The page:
The lens comes with a massive metal hood that must be screwed on and with the lens hood mounted the whole lens/hood combinaton looks big – no question (and its not a lightweight: 550g). This is not a shy setup for church photos with an “I am not here!” attitude (though must be great for church events on a D3). The large and impressive front element of the lens looks kind of light hungry and the hood is also a good way to protect the front. The 85 uses the old AF-D design of the MF/AF-switch also used with the old two-ring 80-200 mm lens and with the old 20-35 mm AF-D lens design. The lens depends on the camera body screw driven autofocus system, therefore a quick manual change of the focus – overriding the AF system – isn’t possible. You’ll have to switch the AF/MF selector ring towards the MF-setting to override AF. Lots of comments in the net indicate that most people interested in that lens are waiting for an AFS version update of this focal length. Although I agree that an AFS version with N coating would be a nice update for this legendary lens – I am afraid to see this lens being “downgraded” to a G-type lens design with “lost” aperture ring. This would make this lens obsolete for the use on old FM-series cameras and would be a show-stopper for me. Others wouldn’t mind to much probably. Because of the conversion towards G-type lenses [seems to be a trend these days] I am also watching what is happening to the 17-35 f2.8 lens which is at the moment (march ’08) still avail as an non-G AFS incarnation with aperture ring (which is just the perfect functionality:
non-G type + AFS).

The 85 mm f1.4 AF-D is one of these lenses that comes with the old fashioned crinkle paint that feels just perfect in your hands even when the conditions are hot and sweaty. Its a pure subjective feeling but I really like this surface finish and I regret that the crinkle paint disappears slowly with new lenses having a hammered painted finish.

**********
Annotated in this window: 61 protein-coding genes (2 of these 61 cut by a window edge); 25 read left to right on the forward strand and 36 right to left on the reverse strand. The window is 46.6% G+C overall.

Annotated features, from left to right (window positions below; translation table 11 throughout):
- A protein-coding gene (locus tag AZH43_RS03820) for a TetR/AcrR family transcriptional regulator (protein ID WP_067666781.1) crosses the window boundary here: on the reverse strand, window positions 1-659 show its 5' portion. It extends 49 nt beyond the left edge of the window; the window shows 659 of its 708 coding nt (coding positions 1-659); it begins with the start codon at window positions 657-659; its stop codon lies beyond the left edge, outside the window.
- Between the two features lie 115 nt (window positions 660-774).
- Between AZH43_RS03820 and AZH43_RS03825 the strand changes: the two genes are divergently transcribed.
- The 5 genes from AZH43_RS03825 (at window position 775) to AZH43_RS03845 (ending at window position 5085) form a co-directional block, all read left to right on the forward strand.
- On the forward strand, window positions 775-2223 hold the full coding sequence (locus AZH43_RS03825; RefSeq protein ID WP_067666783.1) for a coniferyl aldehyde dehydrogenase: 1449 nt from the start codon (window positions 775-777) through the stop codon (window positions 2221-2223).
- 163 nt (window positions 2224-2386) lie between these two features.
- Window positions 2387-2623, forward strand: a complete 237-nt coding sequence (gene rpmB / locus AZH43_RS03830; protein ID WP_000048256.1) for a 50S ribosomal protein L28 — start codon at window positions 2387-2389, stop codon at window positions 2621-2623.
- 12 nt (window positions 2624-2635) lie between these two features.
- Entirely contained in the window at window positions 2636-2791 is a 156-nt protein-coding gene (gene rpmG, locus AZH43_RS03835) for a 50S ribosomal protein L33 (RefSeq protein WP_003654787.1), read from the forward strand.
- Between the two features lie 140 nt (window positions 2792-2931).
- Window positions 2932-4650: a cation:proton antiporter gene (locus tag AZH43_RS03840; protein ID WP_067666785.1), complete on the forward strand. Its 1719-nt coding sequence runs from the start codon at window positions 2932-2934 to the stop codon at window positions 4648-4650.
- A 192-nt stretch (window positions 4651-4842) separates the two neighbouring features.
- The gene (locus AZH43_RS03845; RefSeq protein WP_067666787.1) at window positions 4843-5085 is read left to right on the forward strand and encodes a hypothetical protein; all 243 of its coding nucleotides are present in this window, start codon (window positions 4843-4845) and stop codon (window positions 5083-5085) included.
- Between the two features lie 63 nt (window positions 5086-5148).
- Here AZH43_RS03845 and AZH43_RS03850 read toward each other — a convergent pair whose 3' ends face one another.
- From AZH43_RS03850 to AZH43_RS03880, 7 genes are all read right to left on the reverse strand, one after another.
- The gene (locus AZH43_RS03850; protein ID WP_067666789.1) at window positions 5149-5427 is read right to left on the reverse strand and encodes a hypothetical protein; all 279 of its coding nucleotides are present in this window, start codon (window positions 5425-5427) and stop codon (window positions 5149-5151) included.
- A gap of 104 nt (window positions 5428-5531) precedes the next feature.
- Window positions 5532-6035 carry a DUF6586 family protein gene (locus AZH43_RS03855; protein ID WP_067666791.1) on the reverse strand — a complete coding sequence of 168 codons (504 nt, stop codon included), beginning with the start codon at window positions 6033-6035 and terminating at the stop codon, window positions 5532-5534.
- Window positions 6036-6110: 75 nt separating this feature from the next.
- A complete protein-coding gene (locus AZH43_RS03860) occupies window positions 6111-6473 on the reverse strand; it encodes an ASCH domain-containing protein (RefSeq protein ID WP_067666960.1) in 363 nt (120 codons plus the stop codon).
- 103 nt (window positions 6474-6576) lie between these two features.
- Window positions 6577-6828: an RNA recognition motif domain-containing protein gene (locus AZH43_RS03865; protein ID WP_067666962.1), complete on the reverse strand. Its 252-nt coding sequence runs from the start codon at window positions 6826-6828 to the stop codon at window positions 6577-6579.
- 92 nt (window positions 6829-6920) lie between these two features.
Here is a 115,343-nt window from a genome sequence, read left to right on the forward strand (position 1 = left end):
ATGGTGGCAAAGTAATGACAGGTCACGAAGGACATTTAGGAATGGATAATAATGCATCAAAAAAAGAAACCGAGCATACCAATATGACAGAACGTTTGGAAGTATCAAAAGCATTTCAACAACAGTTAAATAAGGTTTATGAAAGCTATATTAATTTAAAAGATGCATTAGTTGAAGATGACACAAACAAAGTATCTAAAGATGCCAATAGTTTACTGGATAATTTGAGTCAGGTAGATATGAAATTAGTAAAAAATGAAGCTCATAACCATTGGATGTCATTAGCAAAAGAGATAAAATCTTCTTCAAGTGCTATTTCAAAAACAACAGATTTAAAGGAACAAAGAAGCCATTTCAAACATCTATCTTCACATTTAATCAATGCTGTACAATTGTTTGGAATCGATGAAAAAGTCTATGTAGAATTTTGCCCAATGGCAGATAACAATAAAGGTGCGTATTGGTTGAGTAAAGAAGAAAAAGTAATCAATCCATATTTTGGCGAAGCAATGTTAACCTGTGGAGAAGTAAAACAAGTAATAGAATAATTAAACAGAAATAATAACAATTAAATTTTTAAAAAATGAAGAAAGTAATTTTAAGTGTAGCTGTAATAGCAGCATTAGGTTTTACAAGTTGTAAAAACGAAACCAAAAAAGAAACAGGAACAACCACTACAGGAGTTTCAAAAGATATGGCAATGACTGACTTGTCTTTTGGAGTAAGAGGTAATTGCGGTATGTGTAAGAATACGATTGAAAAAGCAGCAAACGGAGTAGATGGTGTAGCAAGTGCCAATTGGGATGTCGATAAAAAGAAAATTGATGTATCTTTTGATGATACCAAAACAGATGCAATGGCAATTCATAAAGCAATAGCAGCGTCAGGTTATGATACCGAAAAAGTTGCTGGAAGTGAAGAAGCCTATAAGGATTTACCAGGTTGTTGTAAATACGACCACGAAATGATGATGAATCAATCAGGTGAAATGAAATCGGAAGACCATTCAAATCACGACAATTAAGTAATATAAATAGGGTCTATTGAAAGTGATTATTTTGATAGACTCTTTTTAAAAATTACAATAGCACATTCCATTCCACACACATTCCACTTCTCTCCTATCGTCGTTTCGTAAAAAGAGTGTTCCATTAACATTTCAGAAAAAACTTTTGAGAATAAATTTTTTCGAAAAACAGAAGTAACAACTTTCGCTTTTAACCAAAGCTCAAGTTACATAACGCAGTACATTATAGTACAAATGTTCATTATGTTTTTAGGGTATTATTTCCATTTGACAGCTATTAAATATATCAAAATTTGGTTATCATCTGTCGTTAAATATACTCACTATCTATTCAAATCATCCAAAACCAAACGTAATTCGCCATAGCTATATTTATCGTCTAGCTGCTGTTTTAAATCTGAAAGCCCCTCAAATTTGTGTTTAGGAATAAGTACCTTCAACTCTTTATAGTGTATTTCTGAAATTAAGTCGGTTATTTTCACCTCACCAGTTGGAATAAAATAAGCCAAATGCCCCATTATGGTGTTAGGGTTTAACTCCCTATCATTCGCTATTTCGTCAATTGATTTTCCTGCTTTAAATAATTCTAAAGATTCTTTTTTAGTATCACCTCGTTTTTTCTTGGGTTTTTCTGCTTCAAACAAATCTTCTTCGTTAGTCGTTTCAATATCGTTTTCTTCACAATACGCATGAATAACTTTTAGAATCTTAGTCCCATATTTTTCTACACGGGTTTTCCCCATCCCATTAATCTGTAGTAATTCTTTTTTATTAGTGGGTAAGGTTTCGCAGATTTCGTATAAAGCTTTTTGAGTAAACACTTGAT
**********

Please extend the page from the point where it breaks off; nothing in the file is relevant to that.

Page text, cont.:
The 9 aperture blades at f16 (as seen from the rear element).
The 9 aperture blades at f2.8 (as seen from the front element)

Focusing the lens in manual mode is a breeze but does not reach up to the feeling of the newer AFS 70-200 or older well dampened manual AIS lens designs. Its the tribute you pay for the AF coupling. Newer AFS lenses show a slightly smoother manual focus feeling imo. Its something worth to be mentioned but definitely not a show stopper. The lens comes with front and rear caps and includes a robust metal lens hood that has to be screwed onto the lens. On my sample the lens hood sits tight and doesn’t seem to dismount easily but others have reported problems here, some had even problems to get the lens hood off the lens again. There seems to be agreement that the lens hood design is a problem with this lens. All new lenses use a snap on system that is locked easily.